Cornell’s football season is already playing out differently than it did in years past.

Boris Tsang / Sun Photography Editor

Cornell’s football season is already playing out differently than it did in years past.

September 25, 2019

Football Hits Road to Face Preseason Favorite Yale in Ivy Opener

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Cornell’s football season is already playing out differently than past years.

For two years in a row, the Red has faced the tough task of playing Delaware, an FCS powerhouse. In both 2017 and 2018, Cornell lost, falling into an early hole.

But this time around, the Red were gifted with an early season matchup against Marist College, a much weaker foe. In spite of its sloppy play, Cornell knocked off the Red Foxes on the road, 21-7. Now, the Red must turns its eyes from arguably its easiest matchup of the season to one of its hardest.

This weekend, Cornell will venture out to New Haven, Connecticut, to take on Yale, the preseason pick to finish atop the Ancient Eight.

After clinching the Ivy crown in 2017, Yale regressed the following year, finishing with a fourth-place tie during an injury-plagued season. In their 2019 opener, the Bulldogs — like the Red — kicked off the season in an unimpressive manner, letting a Holy Cross team hang around for much of the contest before topping the Crusaders, 23-10.

To play against an intimidating opponent like Yale this early in the year is an exciting opportunity for head coach David Archer ’05.

“You only get 10 [games],” Archer said. “Especially the league games — they’re like bowl games. And this one’s really a bowl game playing in the Yale Bowl against the preseason favorite.”

Fresh off earning his second career Ivy League Defensive Player of the Week honors, senior cornerback David Jones described a different energy in the locker room following the Red’s opening victory.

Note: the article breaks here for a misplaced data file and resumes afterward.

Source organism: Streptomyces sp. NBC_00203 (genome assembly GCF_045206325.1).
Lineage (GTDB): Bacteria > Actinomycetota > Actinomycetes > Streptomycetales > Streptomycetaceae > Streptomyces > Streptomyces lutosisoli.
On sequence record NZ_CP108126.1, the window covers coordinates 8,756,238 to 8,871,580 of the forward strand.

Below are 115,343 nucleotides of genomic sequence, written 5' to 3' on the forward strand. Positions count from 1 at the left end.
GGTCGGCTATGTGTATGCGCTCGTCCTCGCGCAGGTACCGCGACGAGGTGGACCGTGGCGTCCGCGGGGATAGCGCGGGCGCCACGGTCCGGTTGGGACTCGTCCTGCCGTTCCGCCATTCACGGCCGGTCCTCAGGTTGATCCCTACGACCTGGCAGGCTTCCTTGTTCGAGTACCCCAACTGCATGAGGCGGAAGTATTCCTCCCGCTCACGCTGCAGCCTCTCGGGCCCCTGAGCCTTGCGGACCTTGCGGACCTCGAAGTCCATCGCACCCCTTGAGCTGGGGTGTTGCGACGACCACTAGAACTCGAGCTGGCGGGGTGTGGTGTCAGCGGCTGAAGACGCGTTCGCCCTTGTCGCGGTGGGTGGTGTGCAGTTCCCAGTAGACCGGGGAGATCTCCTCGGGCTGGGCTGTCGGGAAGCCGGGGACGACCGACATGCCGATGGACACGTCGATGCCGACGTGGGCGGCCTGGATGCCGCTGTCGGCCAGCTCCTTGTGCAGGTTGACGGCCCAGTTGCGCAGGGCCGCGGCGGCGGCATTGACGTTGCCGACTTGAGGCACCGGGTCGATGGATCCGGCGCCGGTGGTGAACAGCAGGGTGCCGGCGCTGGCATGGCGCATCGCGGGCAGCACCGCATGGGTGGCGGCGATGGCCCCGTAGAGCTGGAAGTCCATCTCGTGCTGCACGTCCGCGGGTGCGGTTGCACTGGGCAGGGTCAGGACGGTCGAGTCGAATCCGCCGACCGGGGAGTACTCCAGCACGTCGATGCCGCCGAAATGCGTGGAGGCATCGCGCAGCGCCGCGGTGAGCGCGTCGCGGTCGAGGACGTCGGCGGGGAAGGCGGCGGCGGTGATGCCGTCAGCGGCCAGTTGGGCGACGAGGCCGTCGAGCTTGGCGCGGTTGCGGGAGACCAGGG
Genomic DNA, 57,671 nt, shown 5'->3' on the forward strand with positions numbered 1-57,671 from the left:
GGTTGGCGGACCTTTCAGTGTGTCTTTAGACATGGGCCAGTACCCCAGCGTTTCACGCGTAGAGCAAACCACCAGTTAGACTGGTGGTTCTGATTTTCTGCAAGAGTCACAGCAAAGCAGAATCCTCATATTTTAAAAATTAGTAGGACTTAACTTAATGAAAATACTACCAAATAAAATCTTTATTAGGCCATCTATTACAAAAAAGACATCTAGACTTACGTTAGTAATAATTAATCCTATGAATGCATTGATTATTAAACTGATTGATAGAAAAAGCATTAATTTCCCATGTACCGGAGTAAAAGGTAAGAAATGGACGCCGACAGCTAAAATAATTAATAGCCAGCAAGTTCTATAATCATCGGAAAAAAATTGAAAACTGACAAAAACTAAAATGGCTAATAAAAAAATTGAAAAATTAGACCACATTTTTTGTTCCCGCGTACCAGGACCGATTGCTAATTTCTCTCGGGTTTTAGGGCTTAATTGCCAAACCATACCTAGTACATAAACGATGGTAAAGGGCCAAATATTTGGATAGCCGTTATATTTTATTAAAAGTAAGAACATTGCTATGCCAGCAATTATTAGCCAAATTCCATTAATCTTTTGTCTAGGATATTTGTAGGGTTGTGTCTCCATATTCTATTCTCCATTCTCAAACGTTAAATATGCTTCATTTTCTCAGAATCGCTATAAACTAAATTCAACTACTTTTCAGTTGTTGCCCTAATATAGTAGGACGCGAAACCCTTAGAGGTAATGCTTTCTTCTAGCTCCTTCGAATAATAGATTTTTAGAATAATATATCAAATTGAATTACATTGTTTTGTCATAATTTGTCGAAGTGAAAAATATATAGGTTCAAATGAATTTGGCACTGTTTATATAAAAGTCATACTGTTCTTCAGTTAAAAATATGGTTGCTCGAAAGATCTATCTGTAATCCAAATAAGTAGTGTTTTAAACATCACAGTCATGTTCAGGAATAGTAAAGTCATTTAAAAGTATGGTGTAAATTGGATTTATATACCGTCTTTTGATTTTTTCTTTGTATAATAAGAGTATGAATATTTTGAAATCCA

“Losing the season opener — you come in during the weekend and you’re a little down,” said Jones. “Right now, there’s a lot of confidence … lot of good energy we’re trying to channel into this week.”

Matching up against such a vaunted opponent this early in the year is also a plus for Jones.

“It raises the bar for us this week, especially for how we prepare for that,” Jones said. “You definitely like to see them early because you kind of hope, in a way, they’re not as good as they are capable of being or projected of being.”

Cornell’s defense turned in a phenomenal effort last week, holding Marist’s ground game to a measly two rushing yards. But the challenge this week will be far greater as Yale boasts one of

the top quarterbacks in the Ivy League in senior Kurt Rawlings. During the sixth game of the 2018 season against Penn, Rawlings suffered a season-ending injury on a second-half run. From there, Yale lost three of its last four games. Rawlings’ last full season — which came in 2017 — saw him pass for 2,320 yards and 19 touchdowns while running for 226 yards and two more scores.

Next to Rawlings in the Bulldogs’ backfield is junior Zane Dudek, one of the top running backs in the Ivy League. Similar to Rawlings, Dudek saw his 2018 season derailed by injury. But during his freshman year, the Pennsylvania native led the Ivy League in nearly every rushing statistic, tallying 1,135 rushing yards, 15 touchdowns, and an average of 7.1 yards per carry: the second best in Ivy history.

Archer described the challenge of defending against a multi-threat offense.

“You can’t say, ‘let’s take Rawlings,’ and limit his production because they have other guys that will do it … They have too many weapons, so you really have to play great team defense.”

In the past two years, Cornell has come close to defeating Yale. Last year, the Red battled the Bulldogs during Homecoming and came within two points during the fourth quarter. But Yale held on for the victory.

“I feel like we have some unfinished business to take care of,” said senior quarterback Mike Catanese. “We lost to them on our home turf, 30-24. We feel like it kind of slipped through our fingers, and we’re going to try not to have that happen this year.”

The year before, Cornell played well in the first half but trailed at the intermission, 14-10. From there, though, the wheels fell off as Yale bullied the Red in the second half to run away with the game, 49-24.

“We got to finish,” said Archer. “Kind of like the last two years seasonally … We just got to be able to finish and put four quarters together.”